“Iron Maiden” – En Vivo!
Initially, vocalist Paul Di’Anno spiked Iron Maiden’s punky, self-titled theme song with a brawler’s swagger. In concert throughout the years since, Bruce Dickinson remakes the irresistibly fist-pumping jam over in his grand style. En Vivo!, recorded at Estadio Nacional in Santiago, Chile provides a stupendous example.
“Run to the Hills” – Live After Death
“Run to the Hills” is a dizzying high point of any Iron Maiden show and that moment comes through loud and clear on Live After Death. As only he can, Bruce Dickinson introduces the individual band members, after which they loosely amble, just for a moment, into “Run” before hitting full gallop. You either charge forward with them or get trampled by the melee.
“The Trooper” – Flight 666
Recorded at on February 16, 2008.
For decades, “Run to the Hills” reigned as Iron Maiden’s best-known, most immediate go-to signature anthem. In more recent times, though, “The Trooper” seems to have surpassed “Run” as Maiden’s “Stairway to Heaven,” so to speak. For evidence, pick up the soundtrack to the kickass 2009 Maiden documentary Flight 666, and just listen “The Trooper” light up fans at Makuhari Messe in Tokyo, Japan.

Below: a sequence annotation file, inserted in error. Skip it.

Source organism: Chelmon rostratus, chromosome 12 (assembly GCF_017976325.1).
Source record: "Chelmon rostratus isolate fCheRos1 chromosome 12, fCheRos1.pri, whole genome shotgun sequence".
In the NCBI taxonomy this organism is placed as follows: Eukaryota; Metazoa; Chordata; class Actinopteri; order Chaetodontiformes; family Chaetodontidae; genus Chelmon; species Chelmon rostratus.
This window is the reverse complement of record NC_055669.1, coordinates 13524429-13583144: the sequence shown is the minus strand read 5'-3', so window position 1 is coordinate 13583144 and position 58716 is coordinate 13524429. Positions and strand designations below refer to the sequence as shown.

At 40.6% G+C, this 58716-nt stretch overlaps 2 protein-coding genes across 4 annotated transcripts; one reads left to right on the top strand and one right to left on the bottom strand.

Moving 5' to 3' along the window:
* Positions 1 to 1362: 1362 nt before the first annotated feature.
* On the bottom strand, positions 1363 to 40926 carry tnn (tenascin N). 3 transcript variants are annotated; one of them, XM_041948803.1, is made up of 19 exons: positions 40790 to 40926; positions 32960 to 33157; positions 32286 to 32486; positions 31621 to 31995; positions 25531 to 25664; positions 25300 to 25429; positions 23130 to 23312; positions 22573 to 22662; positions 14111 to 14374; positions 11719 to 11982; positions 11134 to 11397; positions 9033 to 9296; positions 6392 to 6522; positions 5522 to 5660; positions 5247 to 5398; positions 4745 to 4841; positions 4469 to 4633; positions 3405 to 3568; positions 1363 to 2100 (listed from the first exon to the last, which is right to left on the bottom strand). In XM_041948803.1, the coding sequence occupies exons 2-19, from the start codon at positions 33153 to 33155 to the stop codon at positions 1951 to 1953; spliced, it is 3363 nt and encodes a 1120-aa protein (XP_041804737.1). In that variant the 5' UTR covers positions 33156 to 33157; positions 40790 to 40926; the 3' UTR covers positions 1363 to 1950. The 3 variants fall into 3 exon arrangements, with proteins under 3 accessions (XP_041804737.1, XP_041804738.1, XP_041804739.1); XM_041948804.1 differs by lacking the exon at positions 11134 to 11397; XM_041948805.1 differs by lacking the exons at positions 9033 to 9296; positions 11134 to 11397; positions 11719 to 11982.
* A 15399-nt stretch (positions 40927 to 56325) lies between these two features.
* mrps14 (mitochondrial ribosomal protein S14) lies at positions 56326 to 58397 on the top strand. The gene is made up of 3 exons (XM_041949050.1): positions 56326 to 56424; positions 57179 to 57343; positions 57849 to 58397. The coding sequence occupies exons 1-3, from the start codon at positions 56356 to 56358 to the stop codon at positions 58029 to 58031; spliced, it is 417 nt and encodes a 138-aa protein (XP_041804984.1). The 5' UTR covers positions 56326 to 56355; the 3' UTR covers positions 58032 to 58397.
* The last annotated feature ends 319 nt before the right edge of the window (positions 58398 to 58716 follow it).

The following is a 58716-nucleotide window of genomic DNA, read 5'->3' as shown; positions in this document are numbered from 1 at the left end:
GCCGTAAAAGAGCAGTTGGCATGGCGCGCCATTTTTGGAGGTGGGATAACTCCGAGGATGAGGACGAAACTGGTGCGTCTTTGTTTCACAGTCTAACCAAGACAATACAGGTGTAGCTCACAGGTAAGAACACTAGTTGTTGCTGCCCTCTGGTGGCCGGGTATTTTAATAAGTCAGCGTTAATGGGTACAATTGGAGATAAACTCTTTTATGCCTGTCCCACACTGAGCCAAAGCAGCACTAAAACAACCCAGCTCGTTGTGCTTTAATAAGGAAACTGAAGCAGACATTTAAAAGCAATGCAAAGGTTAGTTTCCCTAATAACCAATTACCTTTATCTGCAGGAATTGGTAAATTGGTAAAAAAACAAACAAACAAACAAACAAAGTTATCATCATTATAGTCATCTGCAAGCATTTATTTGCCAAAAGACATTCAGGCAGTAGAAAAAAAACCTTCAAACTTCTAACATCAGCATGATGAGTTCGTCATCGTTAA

“Fear of the Dark” – Rock in Rio
“Fear of the Dark,” the title track from Iron Maiden 1992 classic, served as the lead single from the 1993 concert album A Real Live One. That version wails, of course, but check out the song’s intensified vitality when the band performs it for 250,000 raging headbangers on Rock in Rio.
“Hallowed Be Thy Name” – Beast Over Hammersmith
The sprawling, upward-climbing, mesmerizingly intense “Hallowed Be They Name” first appeared on The Number of the Beast (1982) and was released as a live single eleven years later from A Real Dead One.
Maiden has performed the epic saga of a prisoner facing the gallows in virtually all its set lists through the years, and it appears on many of their concert releases.
Our pick for the best of these performances to hit tape is from March 20, 1982, as it appears on Beast Over Hammersmith (2002). As the show took place two days before the release of Number, Maiden plays “Hallowed” for an audience that had literally never heard anything like it before.
The combined impact of the band unveiling a masterwork and the awestruck audience discovering is absolutely palpable in every second of the song’s running time.
“Churchill’s Speech”/”Aces High” – Live After Death
Iron Maiden’s all-time most towering live track opens with an unparalleled call to arms from guest vocalist Winston Churchill.
Prime Minister Churchill’s 1940 address to the House of Commons has been inundated in the DNA of Iron Maiden fans ever since Live After Death hit. It intros the skyrocketing, dogfighting “Aces High,” an anthem inspired by a 1976 WWII film of the same name.
“Churchill’s Speech” and “Aces High” simultaneously, then, launch Iron Maiden into the highest realm of all-time great live album acts. It’s a stature from which the group has proven time and again that they will, indeed, never surrender.